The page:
Subscript and slice of a subarray


These constructs and functions let you select a slice or subarray out of an array.

x[i = v]: Subscript construct

This is the most common method to extract a subarray:

x[i = v]

It returns the subarray of «x» for which index «i» has value «v». If «v» is not a value of index «i», it returns Null, and usually gives a warning.

If «x» does not have «i» as a index, it just returns «x». The reason is that if an array «x» is not indexed by «i», it means «x» is constant over all values of «i».

You can apply the subscript construct to an expression, simply by putting the square bracket immediately after the expression:

(Revenue - Cost)[Time = 2010]

Indexing by name not position: You can subscript over multiple dimensions, for example:

x[i = v, j = u]

The ordering of the indexes is arbitrary, so you get the same result from:

x[j = u, i = v]

Indexing by name means that you don’t have to remember or use any intrinsic ordering of indexes in an array, such as rows or columns, inner or outer, common to most computer languages.

The value «v» can be an array with some index other than «i» of values from the index «i». For example, «v» might be a subset of «i». In that case, the result is an array with the index(es) of «v» containing the corresponding elements of «x».

Subscript(x, i, v)

The Subscript function is identical to the subscript construct x[i = v], using different syntax.

x[@i = n]: Slice construct

The slice construct has an @ sign before the index. It is different from the subscript construct in that it refers to the numerical position rather than associating the value of index «i». It returns the «n»'th slice of «x» over index «i»:

x[@i = n]

The number «n» should be an integer between 1 (for the first element of index «i») and Size(i) for the last element of «i». If «n» is not an integer in this range, it returns Null, and returns a warning (unless warnings have been turned off).

Like the subscript construct, it can slice over multiple indexes, for example:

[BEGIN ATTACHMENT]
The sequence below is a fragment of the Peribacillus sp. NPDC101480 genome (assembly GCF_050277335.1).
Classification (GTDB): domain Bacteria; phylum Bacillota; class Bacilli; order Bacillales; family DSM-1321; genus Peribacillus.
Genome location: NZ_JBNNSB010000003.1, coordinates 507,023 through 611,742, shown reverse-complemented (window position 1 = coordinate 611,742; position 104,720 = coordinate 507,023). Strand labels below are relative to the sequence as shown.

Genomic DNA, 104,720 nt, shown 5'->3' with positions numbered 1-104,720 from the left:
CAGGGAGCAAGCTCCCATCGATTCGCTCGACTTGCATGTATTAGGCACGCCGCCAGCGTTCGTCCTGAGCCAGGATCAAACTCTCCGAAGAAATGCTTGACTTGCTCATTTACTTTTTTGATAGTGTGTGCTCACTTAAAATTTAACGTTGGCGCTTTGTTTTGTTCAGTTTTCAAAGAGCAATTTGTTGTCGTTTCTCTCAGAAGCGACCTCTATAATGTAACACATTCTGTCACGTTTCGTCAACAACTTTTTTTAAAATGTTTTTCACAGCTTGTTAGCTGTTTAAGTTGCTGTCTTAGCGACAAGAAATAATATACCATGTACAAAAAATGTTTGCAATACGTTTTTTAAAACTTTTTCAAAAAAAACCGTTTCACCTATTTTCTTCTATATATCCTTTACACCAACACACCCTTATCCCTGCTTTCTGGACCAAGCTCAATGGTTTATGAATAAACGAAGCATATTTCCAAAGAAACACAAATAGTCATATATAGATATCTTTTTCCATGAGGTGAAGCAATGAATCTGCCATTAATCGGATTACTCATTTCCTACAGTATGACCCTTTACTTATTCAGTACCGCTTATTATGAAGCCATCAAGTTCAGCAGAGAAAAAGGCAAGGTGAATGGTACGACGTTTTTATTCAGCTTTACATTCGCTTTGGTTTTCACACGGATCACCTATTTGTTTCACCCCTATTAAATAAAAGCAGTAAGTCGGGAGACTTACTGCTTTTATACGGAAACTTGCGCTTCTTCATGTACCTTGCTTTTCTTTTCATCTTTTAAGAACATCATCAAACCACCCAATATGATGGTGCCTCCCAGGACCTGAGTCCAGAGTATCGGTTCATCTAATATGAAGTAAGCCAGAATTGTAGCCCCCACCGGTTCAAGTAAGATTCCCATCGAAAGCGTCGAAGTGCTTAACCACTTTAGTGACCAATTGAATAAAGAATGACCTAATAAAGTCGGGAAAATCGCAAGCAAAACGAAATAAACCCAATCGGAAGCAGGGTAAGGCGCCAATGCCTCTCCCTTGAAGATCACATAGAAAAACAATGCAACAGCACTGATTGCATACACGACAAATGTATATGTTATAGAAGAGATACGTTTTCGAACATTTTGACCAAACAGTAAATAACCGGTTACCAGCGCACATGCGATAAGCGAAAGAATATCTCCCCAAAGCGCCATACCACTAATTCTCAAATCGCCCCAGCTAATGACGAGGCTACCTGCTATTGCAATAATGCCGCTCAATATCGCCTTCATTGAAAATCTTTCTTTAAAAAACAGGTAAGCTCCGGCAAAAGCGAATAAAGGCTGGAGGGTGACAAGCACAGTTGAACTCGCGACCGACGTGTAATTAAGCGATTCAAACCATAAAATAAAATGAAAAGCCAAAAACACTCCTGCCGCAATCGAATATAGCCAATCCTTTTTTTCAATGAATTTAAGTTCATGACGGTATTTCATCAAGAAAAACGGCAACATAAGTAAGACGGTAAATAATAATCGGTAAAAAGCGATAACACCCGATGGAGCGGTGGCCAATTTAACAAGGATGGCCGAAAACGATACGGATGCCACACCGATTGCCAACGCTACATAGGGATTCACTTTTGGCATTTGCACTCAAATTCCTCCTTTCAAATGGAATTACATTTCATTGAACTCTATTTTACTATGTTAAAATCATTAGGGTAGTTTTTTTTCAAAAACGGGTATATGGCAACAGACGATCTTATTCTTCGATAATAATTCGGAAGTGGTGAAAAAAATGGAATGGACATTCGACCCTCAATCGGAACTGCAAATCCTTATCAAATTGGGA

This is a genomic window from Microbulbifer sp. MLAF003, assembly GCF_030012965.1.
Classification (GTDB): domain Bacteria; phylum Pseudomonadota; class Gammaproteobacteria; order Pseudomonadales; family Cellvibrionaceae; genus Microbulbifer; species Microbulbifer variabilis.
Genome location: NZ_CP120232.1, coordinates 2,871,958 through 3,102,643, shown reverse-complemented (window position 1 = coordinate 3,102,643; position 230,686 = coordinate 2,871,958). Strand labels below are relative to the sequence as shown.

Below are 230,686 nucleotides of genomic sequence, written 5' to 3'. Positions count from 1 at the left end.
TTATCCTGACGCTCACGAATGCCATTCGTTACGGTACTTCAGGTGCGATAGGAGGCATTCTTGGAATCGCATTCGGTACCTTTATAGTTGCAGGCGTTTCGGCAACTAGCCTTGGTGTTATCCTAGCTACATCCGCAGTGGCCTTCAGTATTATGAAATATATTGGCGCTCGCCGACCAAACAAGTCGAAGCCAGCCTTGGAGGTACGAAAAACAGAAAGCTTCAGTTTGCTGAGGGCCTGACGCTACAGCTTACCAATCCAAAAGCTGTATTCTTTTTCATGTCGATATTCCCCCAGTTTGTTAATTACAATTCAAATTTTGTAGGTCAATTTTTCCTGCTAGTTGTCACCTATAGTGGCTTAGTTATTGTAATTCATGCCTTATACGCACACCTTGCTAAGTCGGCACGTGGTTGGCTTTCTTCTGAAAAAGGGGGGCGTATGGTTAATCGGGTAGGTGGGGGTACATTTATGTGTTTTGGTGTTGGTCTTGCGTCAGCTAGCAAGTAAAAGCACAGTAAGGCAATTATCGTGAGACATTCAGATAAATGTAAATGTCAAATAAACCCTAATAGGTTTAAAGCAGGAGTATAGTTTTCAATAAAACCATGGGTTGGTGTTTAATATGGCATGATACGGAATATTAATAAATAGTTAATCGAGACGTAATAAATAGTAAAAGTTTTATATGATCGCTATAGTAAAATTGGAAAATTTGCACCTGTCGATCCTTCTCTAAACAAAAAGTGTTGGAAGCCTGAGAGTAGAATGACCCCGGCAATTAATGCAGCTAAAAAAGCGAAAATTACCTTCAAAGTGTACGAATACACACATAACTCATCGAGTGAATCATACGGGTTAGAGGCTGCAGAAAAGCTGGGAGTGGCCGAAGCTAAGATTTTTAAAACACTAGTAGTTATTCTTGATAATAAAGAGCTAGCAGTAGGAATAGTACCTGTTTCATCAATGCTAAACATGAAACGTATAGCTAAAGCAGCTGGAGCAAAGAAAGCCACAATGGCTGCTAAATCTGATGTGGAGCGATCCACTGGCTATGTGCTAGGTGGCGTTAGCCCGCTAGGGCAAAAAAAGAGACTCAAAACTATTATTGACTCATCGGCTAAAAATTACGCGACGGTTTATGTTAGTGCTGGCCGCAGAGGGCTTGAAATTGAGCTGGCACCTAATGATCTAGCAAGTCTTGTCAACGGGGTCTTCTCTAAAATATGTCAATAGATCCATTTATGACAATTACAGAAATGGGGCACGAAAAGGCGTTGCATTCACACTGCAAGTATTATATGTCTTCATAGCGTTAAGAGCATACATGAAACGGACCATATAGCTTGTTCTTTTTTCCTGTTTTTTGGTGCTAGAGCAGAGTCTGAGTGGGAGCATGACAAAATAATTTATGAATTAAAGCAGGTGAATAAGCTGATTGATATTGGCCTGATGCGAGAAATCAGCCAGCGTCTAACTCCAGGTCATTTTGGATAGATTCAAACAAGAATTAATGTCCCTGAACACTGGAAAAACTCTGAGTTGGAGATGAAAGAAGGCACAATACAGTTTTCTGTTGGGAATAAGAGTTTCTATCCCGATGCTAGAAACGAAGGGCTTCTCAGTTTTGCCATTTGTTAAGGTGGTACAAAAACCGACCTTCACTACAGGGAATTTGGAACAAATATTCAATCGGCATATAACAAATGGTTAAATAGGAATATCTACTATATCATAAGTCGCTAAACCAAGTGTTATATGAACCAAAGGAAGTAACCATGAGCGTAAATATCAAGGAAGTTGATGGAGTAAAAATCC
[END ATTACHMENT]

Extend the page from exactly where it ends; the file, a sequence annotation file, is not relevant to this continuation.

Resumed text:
x[@i = n, @j = m]

And also like the subscript construct, the ordering of the indexes is arbitrary.

Mixing subscript and slice constructs: You can mix slice and subscript operations in the same expression in any order:

x[@i = 1, j = 2, k = 3]

Slice(x, i, v)

The Slice function is identical to the slice construct x[@i=v], using different syntax.

Slice(x, n)

If Slice() has only two parameters, and «x» has a single dimension, it returns the «n»'th element of «x». For example:

Index Quarters := 'Q' & 1..4
Slice(Quarters, 2) → 'Q2'

This method is the only way to extract an element from an unindexed array, for example:

Slice(2000..2003, 4) → 2003

It also works to get the «n»'th slice of a multidimensional array over an unindexed dimension, for example:

Slice(Quarters & ' ' & 2000..2003, 4) → Array(Quarters, ['Q1 2003', 'Q2 2003', 'Q3 2003', 'Q4 2003'])
If «x» is a scalar, or if «x» is an array with two or more indexed dimensions and no unindexed dimensions, Slice(x, n) simply returns «x».




Here, Analytica returns the values in Cost corresponding to the first element in Car_type, that is, the values of VW:

Slice(Cost, Car_type, 1) →
Mpg ▶
26 30 35
2185 1705 1585

Here, «n» is an array of positions:

Slice(Cost, Car_type, [1, 2]) →
Mpg ▶
26 30 35
1 2185 1705 1585
2 2810 2330 2210